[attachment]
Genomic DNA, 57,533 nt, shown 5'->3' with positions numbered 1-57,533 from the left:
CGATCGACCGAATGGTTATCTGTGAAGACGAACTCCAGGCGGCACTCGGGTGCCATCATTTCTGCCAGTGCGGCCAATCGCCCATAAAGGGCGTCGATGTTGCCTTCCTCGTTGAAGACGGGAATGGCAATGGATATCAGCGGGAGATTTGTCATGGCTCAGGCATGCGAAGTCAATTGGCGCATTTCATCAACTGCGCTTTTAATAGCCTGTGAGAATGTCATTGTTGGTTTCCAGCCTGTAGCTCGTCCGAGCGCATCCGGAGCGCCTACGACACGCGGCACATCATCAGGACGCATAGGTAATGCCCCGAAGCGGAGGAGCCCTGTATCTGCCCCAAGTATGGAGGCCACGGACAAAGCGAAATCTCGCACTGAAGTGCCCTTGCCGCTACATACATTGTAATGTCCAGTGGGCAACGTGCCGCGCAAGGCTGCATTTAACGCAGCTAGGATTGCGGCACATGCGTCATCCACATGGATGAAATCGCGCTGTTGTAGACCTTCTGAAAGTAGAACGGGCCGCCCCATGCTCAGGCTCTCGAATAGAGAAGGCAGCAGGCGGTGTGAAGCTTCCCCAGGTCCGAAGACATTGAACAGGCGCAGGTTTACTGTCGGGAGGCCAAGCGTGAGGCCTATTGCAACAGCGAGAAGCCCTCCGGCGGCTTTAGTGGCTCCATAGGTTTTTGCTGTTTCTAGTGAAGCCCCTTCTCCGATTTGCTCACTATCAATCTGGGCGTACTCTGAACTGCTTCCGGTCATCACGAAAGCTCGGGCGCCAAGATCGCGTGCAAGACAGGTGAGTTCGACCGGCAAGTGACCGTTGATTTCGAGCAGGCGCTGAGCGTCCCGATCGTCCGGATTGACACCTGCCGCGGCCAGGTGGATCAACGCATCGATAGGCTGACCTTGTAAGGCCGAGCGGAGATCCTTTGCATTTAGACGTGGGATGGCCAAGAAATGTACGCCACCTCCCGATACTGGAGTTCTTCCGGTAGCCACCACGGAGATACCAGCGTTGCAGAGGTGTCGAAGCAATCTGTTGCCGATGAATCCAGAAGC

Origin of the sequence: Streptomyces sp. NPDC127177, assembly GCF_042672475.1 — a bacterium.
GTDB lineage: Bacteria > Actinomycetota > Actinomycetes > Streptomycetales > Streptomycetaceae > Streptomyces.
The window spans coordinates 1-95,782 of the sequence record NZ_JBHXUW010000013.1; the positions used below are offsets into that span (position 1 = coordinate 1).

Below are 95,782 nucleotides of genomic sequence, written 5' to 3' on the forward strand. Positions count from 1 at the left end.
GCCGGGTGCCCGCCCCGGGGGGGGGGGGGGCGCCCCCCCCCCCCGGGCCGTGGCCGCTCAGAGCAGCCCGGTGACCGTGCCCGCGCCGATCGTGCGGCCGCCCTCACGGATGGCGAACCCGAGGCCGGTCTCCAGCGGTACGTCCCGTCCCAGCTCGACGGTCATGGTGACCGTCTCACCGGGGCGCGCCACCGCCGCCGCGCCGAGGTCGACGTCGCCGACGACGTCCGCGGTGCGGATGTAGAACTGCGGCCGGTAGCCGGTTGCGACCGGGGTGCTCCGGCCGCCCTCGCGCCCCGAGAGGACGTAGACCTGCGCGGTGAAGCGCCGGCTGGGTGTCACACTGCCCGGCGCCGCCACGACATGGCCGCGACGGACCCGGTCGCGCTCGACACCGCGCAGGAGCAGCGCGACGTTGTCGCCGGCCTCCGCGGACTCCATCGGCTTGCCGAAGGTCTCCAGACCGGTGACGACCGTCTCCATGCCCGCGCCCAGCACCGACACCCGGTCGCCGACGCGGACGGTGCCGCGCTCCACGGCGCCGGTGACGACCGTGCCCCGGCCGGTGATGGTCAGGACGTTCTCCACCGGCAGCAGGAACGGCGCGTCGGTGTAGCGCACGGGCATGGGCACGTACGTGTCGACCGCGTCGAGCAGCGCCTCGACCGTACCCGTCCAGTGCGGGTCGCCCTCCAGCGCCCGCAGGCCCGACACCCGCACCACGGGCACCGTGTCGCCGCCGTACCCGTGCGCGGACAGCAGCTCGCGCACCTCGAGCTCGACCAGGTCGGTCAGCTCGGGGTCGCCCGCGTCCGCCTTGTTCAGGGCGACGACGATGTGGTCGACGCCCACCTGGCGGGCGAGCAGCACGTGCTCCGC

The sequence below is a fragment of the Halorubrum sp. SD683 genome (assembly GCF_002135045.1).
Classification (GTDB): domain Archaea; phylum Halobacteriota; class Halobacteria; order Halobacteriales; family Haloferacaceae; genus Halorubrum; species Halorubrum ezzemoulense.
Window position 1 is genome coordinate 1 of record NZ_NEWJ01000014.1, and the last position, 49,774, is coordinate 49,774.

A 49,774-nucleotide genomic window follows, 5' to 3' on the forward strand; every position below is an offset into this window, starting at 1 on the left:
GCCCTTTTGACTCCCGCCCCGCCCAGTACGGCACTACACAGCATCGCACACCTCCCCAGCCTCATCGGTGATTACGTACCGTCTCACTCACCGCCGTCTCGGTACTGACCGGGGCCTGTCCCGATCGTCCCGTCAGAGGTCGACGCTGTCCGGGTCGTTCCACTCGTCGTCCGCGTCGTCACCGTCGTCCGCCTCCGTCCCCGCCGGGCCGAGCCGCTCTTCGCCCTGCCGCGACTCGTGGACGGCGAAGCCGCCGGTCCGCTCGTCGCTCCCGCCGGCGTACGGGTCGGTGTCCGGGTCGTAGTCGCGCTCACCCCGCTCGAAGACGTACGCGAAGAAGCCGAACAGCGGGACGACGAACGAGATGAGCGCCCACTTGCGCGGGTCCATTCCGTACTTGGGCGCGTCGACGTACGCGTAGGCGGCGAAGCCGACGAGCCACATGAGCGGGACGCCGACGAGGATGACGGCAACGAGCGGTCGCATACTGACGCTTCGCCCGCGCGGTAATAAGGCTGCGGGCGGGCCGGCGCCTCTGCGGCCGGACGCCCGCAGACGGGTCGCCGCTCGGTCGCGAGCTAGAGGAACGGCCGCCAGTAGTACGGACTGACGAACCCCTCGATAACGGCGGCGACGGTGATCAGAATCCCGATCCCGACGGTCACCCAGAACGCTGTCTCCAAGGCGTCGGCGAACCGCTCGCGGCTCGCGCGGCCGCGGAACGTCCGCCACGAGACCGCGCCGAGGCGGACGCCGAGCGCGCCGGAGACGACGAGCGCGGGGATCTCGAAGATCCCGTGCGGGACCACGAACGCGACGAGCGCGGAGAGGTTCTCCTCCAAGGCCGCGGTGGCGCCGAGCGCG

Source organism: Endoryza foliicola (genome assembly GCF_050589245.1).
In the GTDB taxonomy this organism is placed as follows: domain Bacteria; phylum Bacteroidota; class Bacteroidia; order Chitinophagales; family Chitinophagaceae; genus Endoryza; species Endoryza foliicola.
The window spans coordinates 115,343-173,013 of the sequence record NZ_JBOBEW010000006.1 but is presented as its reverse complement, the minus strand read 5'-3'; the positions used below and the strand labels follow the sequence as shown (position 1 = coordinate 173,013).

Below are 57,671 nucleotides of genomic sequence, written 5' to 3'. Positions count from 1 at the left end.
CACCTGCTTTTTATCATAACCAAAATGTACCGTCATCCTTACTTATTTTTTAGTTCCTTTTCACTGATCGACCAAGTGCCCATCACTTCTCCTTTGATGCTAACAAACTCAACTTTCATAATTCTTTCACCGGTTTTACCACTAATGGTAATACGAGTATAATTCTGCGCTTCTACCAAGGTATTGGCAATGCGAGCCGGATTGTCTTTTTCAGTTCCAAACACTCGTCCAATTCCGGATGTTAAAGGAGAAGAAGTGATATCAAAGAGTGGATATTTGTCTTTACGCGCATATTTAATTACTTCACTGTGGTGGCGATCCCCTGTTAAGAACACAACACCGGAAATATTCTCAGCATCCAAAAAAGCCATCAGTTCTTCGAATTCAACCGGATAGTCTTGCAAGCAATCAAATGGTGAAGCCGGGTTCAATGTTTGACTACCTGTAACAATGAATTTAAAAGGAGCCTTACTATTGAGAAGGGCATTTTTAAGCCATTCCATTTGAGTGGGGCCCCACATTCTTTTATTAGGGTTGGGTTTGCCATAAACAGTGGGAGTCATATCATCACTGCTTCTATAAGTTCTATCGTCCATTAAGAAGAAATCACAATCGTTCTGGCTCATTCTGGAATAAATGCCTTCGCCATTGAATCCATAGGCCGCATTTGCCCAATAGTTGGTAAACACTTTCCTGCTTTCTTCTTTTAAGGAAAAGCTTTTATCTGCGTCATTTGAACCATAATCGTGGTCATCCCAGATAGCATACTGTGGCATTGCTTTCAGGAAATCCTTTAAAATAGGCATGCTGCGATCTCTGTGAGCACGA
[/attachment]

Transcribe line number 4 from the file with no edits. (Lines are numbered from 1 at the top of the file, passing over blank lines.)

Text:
GTDB lineage: Bacteria > Actinomycetota > Actinomycetes > Streptomycetales > Streptomycetaceae > Streptomyces.